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Vortex Shedding Simulation

Key Takeaways

  • Vortex shedding in aircraft occurs when the air flows through the structural component such as the wings or fuselage acting as a bluff body. 

  • The frequency of vortex shedding is dependent on the flow behavior, speed, and structural design and significantly impacts the performance of the aircraft. 

  • Vortex shedding simulation helps in analyzing how the formation of vortices affects the aerodynamic forces and stability, allowing engineers to make the necessary optimization decisions in favor of aircraft efficiency. 

Vortex shedding simulation)

Vortex shedding has a significant impact on aircraft performance

What causes a kettle to whistle when the water boils? Why does a  bridge vibrate during high winds? These common phenomena are the result of fluid flowing through a body, creating a whirling motion. This behavior is called vortex shedding. This flow phenomenon can also be applied to complex engineering applications such as the aerospace, energy, or construction industries where the flow may induce noise, vibration, or drag.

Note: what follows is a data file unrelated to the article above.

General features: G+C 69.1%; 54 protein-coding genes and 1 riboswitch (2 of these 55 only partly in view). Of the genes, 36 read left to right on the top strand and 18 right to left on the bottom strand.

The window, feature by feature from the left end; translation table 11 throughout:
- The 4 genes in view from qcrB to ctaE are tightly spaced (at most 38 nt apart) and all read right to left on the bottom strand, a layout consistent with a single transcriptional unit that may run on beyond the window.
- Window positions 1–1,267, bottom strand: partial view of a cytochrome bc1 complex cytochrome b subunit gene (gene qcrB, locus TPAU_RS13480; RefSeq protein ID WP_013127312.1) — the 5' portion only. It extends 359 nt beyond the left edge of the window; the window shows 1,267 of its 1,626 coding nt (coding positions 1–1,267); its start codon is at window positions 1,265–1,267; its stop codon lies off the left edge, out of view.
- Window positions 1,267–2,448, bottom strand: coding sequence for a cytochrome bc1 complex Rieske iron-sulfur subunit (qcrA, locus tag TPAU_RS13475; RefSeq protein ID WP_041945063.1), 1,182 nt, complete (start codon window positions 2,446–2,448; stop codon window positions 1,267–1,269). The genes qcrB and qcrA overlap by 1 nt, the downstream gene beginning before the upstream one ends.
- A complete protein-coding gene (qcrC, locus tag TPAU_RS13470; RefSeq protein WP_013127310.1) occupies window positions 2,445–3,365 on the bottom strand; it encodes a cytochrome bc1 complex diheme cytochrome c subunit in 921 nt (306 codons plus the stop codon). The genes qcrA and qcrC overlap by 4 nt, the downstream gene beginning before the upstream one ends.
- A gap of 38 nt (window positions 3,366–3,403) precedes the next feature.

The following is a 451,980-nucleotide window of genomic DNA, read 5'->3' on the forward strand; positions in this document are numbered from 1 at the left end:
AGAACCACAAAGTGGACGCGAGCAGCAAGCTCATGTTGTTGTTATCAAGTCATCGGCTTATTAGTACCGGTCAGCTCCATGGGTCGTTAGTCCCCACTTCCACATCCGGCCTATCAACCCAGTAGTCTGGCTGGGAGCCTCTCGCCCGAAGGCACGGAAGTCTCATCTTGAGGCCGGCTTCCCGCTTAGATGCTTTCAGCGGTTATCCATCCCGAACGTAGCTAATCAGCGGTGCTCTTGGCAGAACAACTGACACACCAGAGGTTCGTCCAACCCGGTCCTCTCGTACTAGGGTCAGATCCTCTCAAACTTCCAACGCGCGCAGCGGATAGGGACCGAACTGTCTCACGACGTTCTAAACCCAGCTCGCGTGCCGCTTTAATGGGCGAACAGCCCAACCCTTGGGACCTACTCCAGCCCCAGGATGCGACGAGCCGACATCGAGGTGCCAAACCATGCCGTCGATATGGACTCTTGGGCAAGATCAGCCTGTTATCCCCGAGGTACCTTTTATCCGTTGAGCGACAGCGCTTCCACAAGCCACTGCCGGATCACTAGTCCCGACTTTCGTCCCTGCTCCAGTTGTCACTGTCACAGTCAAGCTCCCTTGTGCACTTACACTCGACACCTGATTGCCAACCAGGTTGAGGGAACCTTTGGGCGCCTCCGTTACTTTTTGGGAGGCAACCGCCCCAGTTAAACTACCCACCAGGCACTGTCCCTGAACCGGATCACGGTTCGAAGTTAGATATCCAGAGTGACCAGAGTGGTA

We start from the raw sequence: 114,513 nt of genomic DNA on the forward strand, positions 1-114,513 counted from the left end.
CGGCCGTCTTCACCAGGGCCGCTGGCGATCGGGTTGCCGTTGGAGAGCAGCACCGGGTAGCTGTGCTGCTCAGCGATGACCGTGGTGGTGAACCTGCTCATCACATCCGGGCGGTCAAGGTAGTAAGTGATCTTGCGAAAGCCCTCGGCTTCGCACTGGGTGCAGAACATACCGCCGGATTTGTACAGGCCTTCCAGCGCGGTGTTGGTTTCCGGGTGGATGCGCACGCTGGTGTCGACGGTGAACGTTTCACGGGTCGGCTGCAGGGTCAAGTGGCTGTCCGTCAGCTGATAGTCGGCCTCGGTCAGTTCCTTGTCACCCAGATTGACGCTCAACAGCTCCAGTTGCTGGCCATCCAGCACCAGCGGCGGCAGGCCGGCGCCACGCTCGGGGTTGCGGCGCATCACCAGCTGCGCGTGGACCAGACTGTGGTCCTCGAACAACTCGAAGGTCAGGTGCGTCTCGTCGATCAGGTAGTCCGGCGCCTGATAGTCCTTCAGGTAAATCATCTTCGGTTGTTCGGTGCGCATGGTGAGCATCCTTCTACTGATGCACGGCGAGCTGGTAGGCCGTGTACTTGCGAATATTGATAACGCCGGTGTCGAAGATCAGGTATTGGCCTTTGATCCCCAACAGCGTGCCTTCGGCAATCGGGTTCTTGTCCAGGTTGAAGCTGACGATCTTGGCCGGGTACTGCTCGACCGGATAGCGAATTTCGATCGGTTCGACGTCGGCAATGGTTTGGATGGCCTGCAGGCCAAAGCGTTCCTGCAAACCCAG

In aerospace design, vortex shedding may occur due to the interaction between the aircraft body and the wind flowing across it. The frequency of vortex shedding is directly influenced by how the airfoil is shaped and how it behaves at certain airspeeds. A better way to get insight into the relationship between vortex shedding and aircraft design is through effective CFD simulation

In this article, we will take a look at how vortex shedding simulation with computation fluid dynamics (CFD) can help us understand the flow pattern when encountered through an aircraft body and how careful design consideration is essential to reduce any negative effects. 

Vortex Shedding in Aircraft

Vortex shedding is the flow phenomenon that occurs when the fluid passes through the bluff body, causing the formation of vortices. Vortices are swirling patterns that occur alternately along each side of the object. 

Vortex shedding simulation

In aircraft, wings, fuselage, and other structural components function as a bluff body on the way of the airflow. As the aircraft moves, these components separate the flow, forming vortices. In aircraft wings, this occurs along the trailing edge of the wing, leaving a wake of turbulent air downstream. The wake turbulence results in the formation of a series of vortices behind the aircraft, i.e., vortex shedding.